Now was that thanks to pressure from Wilder’s side?
I’ll let you decide that for yourself.
Anyway… that isn’t even the worst example of WBC Shenanigans. Which brings us to the WBC Franchise title. Which was a truly despicable money-grabbing move by the World Boxing Council.
You see… Vasyl Lomachenko was the WBC Lightweight Champion. But Lomachenko didn’t want to fight his Mandatory challenger Devin Haney. The WBC should have stripped him of his title. But Loma was a boxing superstar who made a lot of money.
If the WBC stripped him of his title they would lose out on the fat sanctioning fees they got from his fights. So they found a workaround.
Loma was given the WBC Franchise title at Lightweight. And the WBC declared that the Franchise Champion doesn’t need to fulfil any Mandatories.
And at the same time they elevated the Interim Lightweight Champion Devin Haney to WBC World Champion.
This was great for the WBC. They could keep collecting sanctioning fees from Lomachenko’s fights.
And it was great for Loma because he got to duck a dangerous opponent.
It wasn’t so great for the fans though. And it was bad for Devin Haney too. He wanted to fight Loma and prove to everyone he was a legit Champion. The WBC denied him that opportunity. They gave him the title. But it was now a title that they’d just devalued.
As it happens… karma is a bitch!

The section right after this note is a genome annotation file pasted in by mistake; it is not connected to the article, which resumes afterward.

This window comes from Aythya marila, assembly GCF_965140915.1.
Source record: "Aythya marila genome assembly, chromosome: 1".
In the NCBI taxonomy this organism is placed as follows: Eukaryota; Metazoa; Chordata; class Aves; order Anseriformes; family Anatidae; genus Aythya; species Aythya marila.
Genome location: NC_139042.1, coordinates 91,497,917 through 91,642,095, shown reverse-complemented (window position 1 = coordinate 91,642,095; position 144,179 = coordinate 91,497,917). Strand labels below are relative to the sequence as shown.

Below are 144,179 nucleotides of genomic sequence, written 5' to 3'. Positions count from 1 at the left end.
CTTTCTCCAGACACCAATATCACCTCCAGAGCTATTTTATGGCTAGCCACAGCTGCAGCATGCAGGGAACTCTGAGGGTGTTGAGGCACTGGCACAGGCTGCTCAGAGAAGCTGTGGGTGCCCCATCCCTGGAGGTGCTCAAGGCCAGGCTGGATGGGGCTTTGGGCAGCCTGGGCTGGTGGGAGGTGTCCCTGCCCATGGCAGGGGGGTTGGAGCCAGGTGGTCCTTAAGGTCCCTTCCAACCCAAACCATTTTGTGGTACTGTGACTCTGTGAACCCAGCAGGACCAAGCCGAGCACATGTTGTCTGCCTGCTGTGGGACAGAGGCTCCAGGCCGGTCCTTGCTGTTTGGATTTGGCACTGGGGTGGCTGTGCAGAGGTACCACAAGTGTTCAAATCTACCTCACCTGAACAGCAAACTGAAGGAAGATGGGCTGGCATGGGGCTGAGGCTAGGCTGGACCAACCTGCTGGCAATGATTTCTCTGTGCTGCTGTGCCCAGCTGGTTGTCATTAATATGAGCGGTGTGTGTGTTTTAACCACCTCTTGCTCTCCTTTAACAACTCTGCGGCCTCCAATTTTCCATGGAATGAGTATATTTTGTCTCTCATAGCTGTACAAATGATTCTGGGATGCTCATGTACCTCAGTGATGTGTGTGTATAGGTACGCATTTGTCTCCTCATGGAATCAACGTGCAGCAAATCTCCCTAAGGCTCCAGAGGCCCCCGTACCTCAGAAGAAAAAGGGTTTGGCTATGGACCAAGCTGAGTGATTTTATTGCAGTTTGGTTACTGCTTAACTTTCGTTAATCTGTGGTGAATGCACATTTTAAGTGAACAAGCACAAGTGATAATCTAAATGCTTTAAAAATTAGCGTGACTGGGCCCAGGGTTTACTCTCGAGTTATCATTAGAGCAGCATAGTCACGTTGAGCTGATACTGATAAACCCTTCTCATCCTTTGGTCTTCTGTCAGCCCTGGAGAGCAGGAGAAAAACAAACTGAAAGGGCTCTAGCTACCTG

The WBC had previously implied that the Franchise title was a permanent designation. Basically, they told Loma he’d be Franchise Champion for life.
And then… they changed their tune.
So… when Loma lost to Teofimo Lopez the WBC handed the Franchise belt to Lopez.
But this only led to further confusion.
Traditionally, if you have more than one title in your weight class you’re referred to as a “Unified Champion”. And if you are recognised as Champion in your weight class by all major sanctioning bodies, then you are the “Undisputed Champion”.
Lopez was now recognised as Lightweight Champion by the WBA WBO and IBF.
And the WBC referred to him as Franchise Champion.
He was definitely a Unified Champion. But the boxing world wasn’t sure whether he was the Undisputed Champion.
Lopez, naturally, claimed to be the Undisputed Champion.
Strangely, the WBC also referred to him as Undisputed Lightweight Champion. However, when you visit the WBC website, The Lightweight section has a massive photo of Devin Haney!! With Teofimo Lopez listed underneath him.
As a result, very few people are willing to accept Lopez as Undisputed. Even though he probably deserves that status.
So, for the sake of collecting more sanctioning fees, the WBC has basically screwed over BOTH Haney and Lopez.
Of course, all these shenanigans are just the tip of the iceberg. The WBA, WBC and WBO have throughout their histories made some very questionable choices with their rankings. It seems that fighters managed by certain boxing promoters get pushed up the rankings very fast when they don’t deserve it.
Just in the last year Don King managed to get several of his fighters ranked very highly by the WBA, even though they had dubious records. And, despite losing badly to Joe Joyce, Daniel Dubois was immediately given the opportunity to fight for the WBA Interim World Title.